The Public health sector cannot be left in the hands of the private sector as the institution is too sensitive for the government to undertake such a risk.
Responding to a motion raised by opposition BCP Member of Parliament, Dithapelo Keorapetse, on Friday, Minister of Presidential Affairs and Public Administration Eric Molale acknowledged the importance of delinking health workers from the civil service as suggested by the legislator, but said the health sector alongside Education and Agriculture are sensitive institutions to be left in the hands of a body not accountable to the public.
“They are nerve plexuses of the operations of the public sector because of their sensitivity. As a result, delinking the health workers from the civil service will not augur well with our government,” Molale said.
BCP MP for Selebi-Phikwe West Dithapelo pleaded with the legislators to support his motion which called for the delinking of health workers from the civil service, insisting the country could make remarkable achievements under an Independent Commission responsible and answerable to the government.
The legislator cited the Botswana Defence Force health arm which is successfully conducting independent operations outside government interventions despite being answerable to the same government.
Sophisticated and highly developed countries such as the United Kingdom have also delinked their health workers from the civil service.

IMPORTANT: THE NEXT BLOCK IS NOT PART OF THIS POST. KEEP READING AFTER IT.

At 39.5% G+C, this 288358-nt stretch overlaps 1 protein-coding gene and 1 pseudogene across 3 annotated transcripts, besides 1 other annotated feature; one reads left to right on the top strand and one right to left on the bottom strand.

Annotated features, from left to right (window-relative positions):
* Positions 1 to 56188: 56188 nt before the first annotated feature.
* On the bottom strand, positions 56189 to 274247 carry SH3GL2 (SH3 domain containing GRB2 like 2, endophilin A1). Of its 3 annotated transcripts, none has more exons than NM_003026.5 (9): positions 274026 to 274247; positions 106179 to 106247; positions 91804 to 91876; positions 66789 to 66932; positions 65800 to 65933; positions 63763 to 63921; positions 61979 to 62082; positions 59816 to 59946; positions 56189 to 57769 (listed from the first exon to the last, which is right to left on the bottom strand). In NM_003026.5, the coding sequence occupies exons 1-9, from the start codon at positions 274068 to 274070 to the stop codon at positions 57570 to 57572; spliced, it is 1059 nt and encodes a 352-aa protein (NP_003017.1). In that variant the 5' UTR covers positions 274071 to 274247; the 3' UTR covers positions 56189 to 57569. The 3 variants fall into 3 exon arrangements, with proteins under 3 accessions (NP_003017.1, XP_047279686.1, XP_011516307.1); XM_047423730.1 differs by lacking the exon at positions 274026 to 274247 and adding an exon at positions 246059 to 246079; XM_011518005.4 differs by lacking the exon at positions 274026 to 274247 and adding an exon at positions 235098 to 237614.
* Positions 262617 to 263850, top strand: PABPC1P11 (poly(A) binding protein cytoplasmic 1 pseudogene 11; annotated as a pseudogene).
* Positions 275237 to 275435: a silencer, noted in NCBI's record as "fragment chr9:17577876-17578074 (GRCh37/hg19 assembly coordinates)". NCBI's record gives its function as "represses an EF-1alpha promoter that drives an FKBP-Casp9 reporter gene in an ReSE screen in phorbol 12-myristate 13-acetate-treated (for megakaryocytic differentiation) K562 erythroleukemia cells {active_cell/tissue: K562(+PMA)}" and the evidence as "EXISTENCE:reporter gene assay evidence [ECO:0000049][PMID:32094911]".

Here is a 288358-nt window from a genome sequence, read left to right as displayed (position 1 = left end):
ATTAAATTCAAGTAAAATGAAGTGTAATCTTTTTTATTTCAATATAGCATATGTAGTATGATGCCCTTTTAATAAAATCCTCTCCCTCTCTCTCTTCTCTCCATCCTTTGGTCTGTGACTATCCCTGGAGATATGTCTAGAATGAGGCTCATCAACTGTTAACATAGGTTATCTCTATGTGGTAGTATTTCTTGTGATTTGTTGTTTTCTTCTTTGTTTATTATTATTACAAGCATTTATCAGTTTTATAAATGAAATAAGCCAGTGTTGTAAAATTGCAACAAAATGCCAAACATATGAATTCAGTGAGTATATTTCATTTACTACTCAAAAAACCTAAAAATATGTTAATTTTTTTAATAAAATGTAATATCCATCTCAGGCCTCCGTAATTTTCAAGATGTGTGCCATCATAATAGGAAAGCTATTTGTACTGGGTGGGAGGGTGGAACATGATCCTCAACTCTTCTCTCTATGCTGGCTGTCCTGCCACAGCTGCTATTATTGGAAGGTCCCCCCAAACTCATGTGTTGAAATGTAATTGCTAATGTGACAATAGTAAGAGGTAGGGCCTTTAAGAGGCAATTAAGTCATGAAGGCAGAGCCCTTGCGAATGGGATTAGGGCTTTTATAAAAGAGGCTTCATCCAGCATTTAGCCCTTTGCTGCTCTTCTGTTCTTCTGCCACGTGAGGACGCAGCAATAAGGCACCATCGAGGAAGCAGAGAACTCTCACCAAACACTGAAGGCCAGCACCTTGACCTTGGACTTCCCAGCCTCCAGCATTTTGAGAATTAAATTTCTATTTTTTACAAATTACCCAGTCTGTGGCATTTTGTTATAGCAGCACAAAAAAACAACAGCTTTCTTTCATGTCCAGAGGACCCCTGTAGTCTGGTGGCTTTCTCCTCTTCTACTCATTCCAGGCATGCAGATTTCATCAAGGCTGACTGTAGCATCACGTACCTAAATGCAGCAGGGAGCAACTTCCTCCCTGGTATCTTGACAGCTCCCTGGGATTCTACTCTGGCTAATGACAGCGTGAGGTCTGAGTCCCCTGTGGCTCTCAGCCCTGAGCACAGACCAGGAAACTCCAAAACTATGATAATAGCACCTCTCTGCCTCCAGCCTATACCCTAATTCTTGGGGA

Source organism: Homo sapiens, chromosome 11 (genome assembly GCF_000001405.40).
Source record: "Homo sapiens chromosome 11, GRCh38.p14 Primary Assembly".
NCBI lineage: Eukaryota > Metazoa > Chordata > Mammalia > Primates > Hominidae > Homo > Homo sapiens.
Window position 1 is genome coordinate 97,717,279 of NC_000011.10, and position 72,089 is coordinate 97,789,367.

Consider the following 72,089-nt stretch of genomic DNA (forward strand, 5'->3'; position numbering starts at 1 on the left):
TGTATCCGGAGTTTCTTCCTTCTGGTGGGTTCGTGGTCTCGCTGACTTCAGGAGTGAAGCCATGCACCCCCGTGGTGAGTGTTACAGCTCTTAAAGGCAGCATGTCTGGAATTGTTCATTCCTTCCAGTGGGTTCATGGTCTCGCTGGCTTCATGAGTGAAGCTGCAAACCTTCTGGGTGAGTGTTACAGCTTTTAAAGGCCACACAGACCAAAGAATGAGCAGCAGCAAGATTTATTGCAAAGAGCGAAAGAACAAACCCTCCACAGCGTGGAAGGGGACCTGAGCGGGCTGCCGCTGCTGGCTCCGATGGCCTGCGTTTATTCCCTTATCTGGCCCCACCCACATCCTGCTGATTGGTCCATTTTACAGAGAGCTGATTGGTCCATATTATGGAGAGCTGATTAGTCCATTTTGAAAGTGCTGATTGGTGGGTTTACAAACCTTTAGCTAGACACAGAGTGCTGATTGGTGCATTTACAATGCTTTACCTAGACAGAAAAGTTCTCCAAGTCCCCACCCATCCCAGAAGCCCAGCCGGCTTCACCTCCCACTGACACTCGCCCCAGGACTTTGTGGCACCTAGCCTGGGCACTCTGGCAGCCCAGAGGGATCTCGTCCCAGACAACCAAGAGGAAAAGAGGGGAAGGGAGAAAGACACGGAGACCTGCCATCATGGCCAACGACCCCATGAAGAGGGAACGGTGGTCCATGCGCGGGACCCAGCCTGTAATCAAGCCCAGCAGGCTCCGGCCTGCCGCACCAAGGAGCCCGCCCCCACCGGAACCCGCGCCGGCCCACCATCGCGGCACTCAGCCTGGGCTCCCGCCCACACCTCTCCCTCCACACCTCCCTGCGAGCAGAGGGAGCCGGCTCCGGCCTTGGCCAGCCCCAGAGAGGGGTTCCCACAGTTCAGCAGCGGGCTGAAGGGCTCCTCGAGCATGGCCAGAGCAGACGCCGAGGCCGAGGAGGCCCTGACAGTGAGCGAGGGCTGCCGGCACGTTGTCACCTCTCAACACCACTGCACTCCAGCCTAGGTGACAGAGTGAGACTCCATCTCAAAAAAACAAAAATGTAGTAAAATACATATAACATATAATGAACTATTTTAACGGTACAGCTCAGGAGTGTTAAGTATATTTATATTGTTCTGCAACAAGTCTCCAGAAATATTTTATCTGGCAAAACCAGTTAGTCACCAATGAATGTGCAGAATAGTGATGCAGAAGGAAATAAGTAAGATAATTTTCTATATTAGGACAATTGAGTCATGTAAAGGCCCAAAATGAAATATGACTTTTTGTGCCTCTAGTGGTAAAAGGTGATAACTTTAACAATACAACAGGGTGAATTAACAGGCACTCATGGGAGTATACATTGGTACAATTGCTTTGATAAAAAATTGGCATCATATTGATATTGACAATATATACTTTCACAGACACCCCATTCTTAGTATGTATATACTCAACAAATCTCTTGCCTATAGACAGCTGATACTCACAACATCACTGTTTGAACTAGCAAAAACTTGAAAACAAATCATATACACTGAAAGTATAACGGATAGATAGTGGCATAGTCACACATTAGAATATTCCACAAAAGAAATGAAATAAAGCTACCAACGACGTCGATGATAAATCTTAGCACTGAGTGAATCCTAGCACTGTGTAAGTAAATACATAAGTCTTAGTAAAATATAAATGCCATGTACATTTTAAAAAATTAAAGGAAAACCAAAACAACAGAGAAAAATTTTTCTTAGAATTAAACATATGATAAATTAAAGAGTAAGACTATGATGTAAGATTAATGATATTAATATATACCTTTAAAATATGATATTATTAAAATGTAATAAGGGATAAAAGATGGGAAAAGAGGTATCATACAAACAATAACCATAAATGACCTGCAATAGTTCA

Molale was however not convinced, insisting the matter was still with the Bargaining Council. “We are 5 years into this Act and already we have identified some amendments due for discussion the coming Winter session,” the former Permanent Secretary to the President said.
Molale argued the motion was self-defeating for a government looking forward to create Ministries complimenting each other.
“We want to create a consolidated Public Sector Management under one ambit. Therefore delinking the health sector to become an independent institution is not the solution,” the Specially Elected MP concluded setting the trend for other ruling party MP’s to follow suit.
While the cabinet will debate the motion, none of the ruling Botswana Democratic Party backbench joined the opposition fray, preferring to remain mum.
While he sees the motion not being the solution to the challenges currently facing the country, opposition Umbrella for Democratic Change MP Ndaba Gaolathe supports the motion as part of a broader framework for the affordable good future.
“Highly world class health sector needs independent decision and financial resource run by independent Trust. We need to start somewhere,” he said.
While the country has made remarkable achievements in the provision of health infrastructure, recording a range of positive health indicators, Dithapelo argued achieving striking progress from a low base was the easiest thing to do.
He maintained Botswana cannot continue to live in the shadows of the past glory.
“As we navigate the 21st century, our country faces profound challenges in health primarily due to epidemiological transition and more critically the HIV/AIDS epidemic,” Dithapelo added, earlier attempting to woo legislators to his side.